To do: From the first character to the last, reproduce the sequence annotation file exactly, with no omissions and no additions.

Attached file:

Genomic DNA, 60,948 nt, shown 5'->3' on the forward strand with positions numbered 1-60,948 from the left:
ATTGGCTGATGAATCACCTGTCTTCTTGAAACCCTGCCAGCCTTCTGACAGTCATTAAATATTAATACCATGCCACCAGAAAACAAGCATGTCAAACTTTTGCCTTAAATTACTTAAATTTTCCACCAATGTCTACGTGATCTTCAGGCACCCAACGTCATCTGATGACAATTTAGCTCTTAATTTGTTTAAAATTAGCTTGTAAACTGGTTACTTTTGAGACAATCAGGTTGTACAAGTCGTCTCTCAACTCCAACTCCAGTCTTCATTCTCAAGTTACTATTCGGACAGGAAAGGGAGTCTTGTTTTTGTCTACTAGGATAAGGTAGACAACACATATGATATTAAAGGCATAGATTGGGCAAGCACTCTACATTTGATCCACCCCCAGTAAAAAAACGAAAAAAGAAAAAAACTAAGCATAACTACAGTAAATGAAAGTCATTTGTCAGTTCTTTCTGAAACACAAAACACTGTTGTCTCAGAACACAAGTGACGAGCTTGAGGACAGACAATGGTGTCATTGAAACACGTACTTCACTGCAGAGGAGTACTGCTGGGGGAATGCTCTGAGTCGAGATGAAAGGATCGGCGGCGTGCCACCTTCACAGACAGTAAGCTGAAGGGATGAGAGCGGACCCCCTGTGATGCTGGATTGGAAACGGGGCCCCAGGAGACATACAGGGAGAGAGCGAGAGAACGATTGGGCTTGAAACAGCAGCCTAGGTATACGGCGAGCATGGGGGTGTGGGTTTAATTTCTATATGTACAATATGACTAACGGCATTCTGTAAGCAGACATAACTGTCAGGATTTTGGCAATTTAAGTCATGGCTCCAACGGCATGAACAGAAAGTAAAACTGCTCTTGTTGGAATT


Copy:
Genomic DNA, 60,948 nt, shown 5'->3' on the forward strand with positions numbered 1-60,948 from the left:
ATTGGCTGATGAATCACCTGTCTTCTTGAAACCCTGCCAGCCTTCTGACAGTCATTAAATATTAATACCATGCCACCAGAAAACAAGCATGTCAAACTTTTGCCTTAAATTACTTAAATTTTCCACCAATGTCTACGTGATCTTCAGGCACCCAACGTCATCTGATGACAATTTAGCTCTTAATTTGTTTAAAATTAGCTTGTAAACTGGTTACTTTTGAGACAATCAGGTTGTACAAGTCGTCTCTCAACTCCAACTCCAGTCTTCATTCTCAAGTTACTATTCGGACAGGAAAGGGAGTCTTGTTTTTGTCTACTAGGATAAGGTAGACAACACATATGATATTAAAGGCATAGATTGGGCAAGCACTCTACATTTGATCCACCCCCAGTAAAAAAACGAAAAAAGAAAAAAACTAAGCATAACTACAGTAAATGAAAGTCATTTGTCAGTTCTTTCTGAAACACAAAACACTGTTGTCTCAGAACACAAGTGACGAGCTTGAGGACAGACAATGGTGTCATTGAAACACGTACTTCACTGCAGAGGAGTACTGCTGGGGGAATGCTCTGAGTCGAGATGAAAGGATCGGCGGCGTGCCACCTTCACAGACAGTAAGCTGAAGGGATGAGAGCGGACCCCCTGTGATGCTGGATTGGAAACGGGGCCCCAGGAGACATACAGGGAGAGAGCGAGAGAACGATTGGGCTTGAAACAGCAGCCTAGGTATACGGCGAGCATGGGGGTGTGGGTTTAATTTCTATATGTACAATATGACTAACGGCATTCTGTAAGCAGACATAACTGTCAGGATTTTGGCAATTTAAGTCATGGCTCCAACGGCATGAACAGAAAGTAAAACTGCTCTTGTTGGAATT